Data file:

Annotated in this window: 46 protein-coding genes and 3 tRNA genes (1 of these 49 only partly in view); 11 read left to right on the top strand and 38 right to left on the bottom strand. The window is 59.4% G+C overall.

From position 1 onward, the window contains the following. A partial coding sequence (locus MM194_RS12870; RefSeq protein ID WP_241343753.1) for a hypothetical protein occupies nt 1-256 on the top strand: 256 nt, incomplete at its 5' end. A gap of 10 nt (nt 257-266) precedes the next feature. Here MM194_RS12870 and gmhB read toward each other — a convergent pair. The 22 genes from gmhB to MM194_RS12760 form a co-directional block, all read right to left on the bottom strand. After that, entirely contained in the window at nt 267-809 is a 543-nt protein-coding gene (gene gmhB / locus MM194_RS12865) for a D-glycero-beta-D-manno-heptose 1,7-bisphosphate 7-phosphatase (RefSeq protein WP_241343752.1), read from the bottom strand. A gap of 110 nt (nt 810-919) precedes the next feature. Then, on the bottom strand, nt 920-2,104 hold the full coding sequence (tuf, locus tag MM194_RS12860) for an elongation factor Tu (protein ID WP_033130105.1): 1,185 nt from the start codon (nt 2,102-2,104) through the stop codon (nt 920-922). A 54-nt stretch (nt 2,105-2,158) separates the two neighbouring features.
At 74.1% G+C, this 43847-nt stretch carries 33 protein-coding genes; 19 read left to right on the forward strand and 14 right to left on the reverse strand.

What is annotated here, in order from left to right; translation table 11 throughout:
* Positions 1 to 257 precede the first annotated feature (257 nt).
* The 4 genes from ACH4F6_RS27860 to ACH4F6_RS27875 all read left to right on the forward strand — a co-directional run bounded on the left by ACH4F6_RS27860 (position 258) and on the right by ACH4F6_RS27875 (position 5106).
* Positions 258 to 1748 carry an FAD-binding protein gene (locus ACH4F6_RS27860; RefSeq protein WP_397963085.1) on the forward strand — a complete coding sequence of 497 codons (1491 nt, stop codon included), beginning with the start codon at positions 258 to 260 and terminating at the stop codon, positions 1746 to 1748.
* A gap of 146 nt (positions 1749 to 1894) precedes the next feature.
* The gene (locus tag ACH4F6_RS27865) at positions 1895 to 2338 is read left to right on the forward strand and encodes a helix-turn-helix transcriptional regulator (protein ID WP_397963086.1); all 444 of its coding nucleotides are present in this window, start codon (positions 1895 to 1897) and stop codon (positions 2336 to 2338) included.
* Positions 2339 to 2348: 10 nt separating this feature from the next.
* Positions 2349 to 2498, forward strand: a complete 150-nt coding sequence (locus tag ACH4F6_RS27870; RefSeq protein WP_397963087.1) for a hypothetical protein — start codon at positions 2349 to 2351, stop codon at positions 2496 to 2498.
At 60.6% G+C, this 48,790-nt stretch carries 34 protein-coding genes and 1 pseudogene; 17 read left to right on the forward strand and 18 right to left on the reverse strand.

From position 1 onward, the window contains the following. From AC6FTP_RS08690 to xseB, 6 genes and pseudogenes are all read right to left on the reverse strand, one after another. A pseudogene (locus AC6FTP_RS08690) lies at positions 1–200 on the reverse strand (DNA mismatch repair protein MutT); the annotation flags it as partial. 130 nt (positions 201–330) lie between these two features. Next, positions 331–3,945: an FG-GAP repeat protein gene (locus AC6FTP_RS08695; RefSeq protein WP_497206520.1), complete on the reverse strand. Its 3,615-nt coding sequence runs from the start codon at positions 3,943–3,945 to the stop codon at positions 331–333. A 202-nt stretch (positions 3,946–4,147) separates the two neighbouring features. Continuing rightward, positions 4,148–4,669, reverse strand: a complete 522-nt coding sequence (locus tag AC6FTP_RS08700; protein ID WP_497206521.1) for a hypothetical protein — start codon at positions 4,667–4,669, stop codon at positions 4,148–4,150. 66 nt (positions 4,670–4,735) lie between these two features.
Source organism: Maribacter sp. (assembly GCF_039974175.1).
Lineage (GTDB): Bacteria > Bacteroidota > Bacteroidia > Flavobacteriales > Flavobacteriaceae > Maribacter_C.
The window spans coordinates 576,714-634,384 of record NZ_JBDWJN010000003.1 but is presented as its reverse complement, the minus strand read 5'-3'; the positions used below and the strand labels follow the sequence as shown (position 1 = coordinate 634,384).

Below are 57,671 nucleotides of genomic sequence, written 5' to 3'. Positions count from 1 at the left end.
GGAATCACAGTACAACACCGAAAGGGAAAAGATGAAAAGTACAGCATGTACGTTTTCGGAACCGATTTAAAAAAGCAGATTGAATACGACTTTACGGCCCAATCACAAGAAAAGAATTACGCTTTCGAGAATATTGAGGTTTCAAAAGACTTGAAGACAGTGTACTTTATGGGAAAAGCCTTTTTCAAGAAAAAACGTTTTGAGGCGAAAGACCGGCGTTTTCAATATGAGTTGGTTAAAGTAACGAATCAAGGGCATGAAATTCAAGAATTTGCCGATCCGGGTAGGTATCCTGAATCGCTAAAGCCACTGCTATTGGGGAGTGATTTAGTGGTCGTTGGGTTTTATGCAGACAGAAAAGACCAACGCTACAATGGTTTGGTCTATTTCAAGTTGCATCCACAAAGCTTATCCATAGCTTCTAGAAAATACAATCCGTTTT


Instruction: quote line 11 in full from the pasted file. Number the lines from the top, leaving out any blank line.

* Positions 2349 to 2498, forward strand: a complete 150-nt coding sequence (locus tag ACH4F6_RS27870; RefSeq protein WP_397963087.1) for a hypothetical protein — start codon at positions 2349 to 2351, stop codon at positions 2496 to 2498.